Internet appliance maker SonicWall reported 10.52 billion malware attacks in 2018, a sharp rise from the 8.62 billion recorded in 2017. For you to effectively protect your company from this threat, you must first be familiar with the different types of malware and the dangers they pose.
The most common types of malware are:
Computer viruses are malicious codes designed to change how a computer works. A virus’s effect is usually negative, such as corrupting files stored in your system. Like the pathogens they’re named after, computer viruses require a host — an executable code or a document — and can “infect” other programs or files through actions made by users. This ability to spread makes viruses difficult to remove, which is why antivirus software typically quarantines or downright deletes infected files instead.
Unlike viruses, worms do not need to be attached to “hosts.” They don’t need users to click on them or unknowingly execute a command. Once a worm infects your system, it self-replicates, with all replicas having the ability to multiply further. This makes it potentially more dangerous and harder to control than a computer virus.
If, while browsing the internet, you suddenly find a pop-up window that tells you your computer is infected with a virus, then you have encountered a potential Trojan. Like the mythical Trojan Horse, a Trojan masquerades as a helpful software, such as antivirus software, but is actually designed to harm your system. Like a virus, Trojans must be executed by users. What makes this type of malware so dangerous is how quick and easy it is to build. There are currently so many out there on the internet — with more being created as of this writing — that keeping up has become a major challenge for producers of anti-malware applications.
Once executed, this type of malware blocks users’ access to their files or components of their system. Users are then informed that they can only regain access after they pay a specified sum, usually through cryptocurrency. The FBI recommends not paying up, however. Payment does not guarantee the release of your files — in some cases, users found that their data remained encrypted and unusable even after paying the required ransom.
This malware opens your system to unwanted ads or redirects your internet searches to look-alike pages with even more advertisements. Considered more as an annoyance than a threat, adware can become dangerous when its authors sell your browsing behavior and private information to third parties or use them to send you even more ads.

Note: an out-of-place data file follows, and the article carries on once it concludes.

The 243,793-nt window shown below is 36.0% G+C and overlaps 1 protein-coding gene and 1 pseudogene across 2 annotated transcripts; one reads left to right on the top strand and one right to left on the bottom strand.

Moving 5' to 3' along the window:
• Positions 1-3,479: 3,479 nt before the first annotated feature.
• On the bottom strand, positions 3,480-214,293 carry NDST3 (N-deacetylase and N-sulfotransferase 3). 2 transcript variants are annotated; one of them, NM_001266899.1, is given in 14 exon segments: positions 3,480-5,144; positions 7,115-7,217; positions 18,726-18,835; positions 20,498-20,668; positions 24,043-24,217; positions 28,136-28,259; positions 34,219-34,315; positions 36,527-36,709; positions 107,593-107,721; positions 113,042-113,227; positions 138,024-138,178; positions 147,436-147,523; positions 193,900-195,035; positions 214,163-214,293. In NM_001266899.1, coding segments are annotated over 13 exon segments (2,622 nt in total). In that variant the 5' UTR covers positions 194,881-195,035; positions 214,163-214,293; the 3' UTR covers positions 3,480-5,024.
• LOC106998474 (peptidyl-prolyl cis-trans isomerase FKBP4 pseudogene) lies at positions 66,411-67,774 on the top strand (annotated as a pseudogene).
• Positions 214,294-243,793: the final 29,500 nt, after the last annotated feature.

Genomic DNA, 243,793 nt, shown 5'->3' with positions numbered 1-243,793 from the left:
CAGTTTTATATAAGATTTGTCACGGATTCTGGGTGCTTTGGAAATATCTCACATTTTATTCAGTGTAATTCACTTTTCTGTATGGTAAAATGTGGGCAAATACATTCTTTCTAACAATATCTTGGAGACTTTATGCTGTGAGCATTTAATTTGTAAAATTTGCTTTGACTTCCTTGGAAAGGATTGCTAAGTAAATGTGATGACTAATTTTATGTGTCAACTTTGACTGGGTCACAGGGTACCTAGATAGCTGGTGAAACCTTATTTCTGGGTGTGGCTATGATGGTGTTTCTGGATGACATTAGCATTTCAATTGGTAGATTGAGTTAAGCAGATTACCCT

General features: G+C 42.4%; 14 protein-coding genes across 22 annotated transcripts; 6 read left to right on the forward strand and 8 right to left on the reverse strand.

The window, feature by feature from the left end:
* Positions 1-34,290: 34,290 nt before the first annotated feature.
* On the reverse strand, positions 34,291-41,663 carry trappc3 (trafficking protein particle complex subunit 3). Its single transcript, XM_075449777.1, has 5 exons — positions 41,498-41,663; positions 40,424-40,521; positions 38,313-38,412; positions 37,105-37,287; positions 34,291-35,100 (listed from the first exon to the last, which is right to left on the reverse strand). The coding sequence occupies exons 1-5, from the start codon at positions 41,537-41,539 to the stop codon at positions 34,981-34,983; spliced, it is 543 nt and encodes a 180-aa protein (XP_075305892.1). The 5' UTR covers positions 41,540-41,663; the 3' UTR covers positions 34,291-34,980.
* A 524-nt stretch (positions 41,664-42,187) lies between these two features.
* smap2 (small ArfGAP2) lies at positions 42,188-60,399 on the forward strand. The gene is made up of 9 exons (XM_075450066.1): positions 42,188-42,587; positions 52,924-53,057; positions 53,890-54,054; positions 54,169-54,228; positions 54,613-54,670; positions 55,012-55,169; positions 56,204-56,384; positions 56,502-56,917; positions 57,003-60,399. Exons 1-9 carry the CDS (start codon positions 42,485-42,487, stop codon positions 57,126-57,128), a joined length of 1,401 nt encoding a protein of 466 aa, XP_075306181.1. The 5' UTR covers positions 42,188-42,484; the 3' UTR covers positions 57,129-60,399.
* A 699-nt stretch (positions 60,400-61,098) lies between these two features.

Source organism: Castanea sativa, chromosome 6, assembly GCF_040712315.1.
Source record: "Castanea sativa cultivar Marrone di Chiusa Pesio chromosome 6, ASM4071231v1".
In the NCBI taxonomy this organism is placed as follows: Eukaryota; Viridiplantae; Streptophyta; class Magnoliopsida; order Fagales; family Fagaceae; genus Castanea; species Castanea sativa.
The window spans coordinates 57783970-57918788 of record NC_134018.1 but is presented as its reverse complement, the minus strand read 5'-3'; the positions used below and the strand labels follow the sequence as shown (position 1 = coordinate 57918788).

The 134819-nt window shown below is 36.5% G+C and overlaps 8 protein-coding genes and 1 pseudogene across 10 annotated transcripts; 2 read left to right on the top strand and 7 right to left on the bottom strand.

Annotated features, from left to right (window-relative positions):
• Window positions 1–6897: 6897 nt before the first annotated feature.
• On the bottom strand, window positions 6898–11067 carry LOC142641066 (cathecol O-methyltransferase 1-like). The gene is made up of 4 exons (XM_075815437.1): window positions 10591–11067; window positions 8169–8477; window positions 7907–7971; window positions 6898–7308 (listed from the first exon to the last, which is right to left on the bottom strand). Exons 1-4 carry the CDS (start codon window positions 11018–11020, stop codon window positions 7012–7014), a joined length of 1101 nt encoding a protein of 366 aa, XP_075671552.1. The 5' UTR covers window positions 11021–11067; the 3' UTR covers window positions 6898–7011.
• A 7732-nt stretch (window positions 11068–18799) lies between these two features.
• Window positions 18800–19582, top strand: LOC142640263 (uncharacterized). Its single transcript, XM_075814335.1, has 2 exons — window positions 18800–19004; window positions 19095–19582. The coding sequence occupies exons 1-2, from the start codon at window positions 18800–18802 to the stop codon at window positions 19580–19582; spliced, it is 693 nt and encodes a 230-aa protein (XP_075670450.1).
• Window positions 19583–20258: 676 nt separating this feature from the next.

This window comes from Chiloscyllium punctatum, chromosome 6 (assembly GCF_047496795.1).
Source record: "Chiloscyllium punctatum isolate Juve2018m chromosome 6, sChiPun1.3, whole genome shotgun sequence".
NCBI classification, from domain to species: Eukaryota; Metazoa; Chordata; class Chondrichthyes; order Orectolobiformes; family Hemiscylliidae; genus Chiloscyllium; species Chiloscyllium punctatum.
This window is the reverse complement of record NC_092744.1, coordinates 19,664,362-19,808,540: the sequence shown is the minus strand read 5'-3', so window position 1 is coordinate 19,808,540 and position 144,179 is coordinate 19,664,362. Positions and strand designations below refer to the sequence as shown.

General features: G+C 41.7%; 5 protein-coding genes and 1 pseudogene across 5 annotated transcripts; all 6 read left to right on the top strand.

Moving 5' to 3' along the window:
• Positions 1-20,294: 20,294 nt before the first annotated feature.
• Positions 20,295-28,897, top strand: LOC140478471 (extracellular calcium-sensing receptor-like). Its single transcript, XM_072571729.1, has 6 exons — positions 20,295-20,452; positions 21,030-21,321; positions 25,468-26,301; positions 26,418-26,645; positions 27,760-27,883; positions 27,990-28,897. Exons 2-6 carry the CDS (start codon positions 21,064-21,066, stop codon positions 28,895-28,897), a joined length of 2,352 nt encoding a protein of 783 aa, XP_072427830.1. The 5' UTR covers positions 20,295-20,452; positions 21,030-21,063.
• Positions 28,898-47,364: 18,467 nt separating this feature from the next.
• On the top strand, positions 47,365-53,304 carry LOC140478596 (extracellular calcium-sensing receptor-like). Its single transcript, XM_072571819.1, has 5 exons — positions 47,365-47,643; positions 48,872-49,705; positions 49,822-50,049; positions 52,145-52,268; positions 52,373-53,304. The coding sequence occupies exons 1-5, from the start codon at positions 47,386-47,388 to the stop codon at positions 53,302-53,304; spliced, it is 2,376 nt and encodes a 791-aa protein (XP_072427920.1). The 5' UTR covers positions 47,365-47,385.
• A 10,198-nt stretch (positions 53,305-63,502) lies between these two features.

This refers to harmful code that is injected into legitimate ads. Once users click on the ads, they may land on a malicious website or end up installing malware onto their computer. Some examples of malvertising execute automatically even without any action from users.
This type of malware is often used to spy on the victim’s computer activities or log their keystrokes, giving hackers access to confidential information such as login credentials. Most examples of spyware are easy to remove and, thus, are not considered as dangerous as other types of malware, but they indicate the presence of vulnerabilities that can be exploited for more nefarious cyberattacks.
Also known as exotic malware, hybrid malware manifests characteristics from different types of malware. For instance, a program can appear as a Trojan but act like a worm. This type of malware is harder to remove than traditional types and requires a thorough understanding of its possible mechanisms and actions.
Protecting your business
Just because you’ve installed antivirus software doesn’t mean your network is invulnerable to malware. Protect your business’s data on all fronts by investing in a comprehensive approach that includes solutions like firewalls and cloud backups.
Partnering with IT experts can also help you stay updated on new and ever-evolving malware. These experts can also help you identify cybersecurity solutions that address your business’s needs, as well as connect you with reliable and high-end vendors that offer these solutions.